A few weeks ago a boy walked into a lunchtime group we run and asked how to become a Christian. Some gentle questions revealed that he wasn’t involved in a church, his parents weren’t Christians and yes, he did understand what he was asking. So Tom & Amy got the other young people there involved in explaining how you become a Christian, which they did with a theological literacy that astounded us because, to our knowledge, none of them have yet made a definitive decision to be Christians themselves. The following week the boy came back to the group and announced that since becoming a Christian he was no longer afraid of death. I don’t think death got a mention the previous week.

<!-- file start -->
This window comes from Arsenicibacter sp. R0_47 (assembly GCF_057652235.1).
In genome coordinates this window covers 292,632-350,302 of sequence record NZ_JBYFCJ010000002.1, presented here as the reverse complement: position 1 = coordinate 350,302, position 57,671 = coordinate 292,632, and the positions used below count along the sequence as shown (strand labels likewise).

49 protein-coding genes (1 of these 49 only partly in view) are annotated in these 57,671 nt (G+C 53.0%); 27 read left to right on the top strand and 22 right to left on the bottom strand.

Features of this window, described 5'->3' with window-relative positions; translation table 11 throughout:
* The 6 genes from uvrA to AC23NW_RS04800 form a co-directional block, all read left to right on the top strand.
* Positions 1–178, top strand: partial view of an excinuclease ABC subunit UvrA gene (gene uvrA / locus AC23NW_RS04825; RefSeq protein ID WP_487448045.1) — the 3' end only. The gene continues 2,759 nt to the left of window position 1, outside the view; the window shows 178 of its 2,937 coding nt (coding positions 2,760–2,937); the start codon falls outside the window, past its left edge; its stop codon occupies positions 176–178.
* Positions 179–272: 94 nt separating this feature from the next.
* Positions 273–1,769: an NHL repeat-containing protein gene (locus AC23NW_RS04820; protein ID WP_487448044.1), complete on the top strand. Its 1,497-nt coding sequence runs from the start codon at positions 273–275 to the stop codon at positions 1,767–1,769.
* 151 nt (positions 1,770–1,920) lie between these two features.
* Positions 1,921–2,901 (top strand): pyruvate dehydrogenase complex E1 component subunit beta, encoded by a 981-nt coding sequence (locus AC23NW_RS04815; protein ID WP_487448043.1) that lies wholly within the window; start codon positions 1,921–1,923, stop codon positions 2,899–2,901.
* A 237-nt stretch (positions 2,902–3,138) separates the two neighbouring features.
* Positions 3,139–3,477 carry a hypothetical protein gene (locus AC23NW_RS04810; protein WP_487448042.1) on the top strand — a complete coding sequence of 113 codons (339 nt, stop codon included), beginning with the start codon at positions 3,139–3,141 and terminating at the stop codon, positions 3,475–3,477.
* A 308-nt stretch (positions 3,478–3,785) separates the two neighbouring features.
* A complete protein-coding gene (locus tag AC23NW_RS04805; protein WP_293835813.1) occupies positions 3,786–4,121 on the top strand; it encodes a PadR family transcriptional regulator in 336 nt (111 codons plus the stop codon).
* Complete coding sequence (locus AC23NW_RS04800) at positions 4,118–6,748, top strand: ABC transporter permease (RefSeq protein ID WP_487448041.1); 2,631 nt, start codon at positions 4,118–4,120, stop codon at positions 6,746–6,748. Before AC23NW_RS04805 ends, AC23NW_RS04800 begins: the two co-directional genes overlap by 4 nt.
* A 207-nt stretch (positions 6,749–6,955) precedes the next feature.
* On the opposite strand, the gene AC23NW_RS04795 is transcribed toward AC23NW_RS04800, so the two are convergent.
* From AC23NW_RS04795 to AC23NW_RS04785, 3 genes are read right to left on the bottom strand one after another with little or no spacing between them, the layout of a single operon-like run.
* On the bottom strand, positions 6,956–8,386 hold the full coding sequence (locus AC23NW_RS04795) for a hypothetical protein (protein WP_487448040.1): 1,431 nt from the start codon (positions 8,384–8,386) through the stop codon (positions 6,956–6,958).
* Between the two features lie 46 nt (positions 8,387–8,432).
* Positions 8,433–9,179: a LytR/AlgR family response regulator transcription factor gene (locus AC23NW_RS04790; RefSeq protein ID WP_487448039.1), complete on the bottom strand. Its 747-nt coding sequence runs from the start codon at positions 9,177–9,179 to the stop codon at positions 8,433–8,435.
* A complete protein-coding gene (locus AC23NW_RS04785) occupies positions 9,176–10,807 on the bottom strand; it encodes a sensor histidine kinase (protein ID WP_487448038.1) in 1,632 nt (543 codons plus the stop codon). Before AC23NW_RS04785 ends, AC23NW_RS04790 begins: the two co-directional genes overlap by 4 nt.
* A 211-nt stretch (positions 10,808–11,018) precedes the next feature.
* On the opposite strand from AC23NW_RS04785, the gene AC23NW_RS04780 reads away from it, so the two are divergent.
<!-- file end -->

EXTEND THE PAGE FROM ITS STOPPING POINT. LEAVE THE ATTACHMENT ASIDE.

Today, at the end of a lesson, a group of non-Christian girls encouraged their Christian friend to ask us to pray with her for healing of a medical condition, which we did (Child Protection note: with the teacher’s permission, in public, no laying on of hands.)
We’ve had a few other interesting, if slightly less dramatic, examples in our work in schools where we’ve recently noticed a lot of faith in (un)expected places. Expected, because it’s an answer to part of our prayers over what we do. Unexpected, because it’s always a surprise.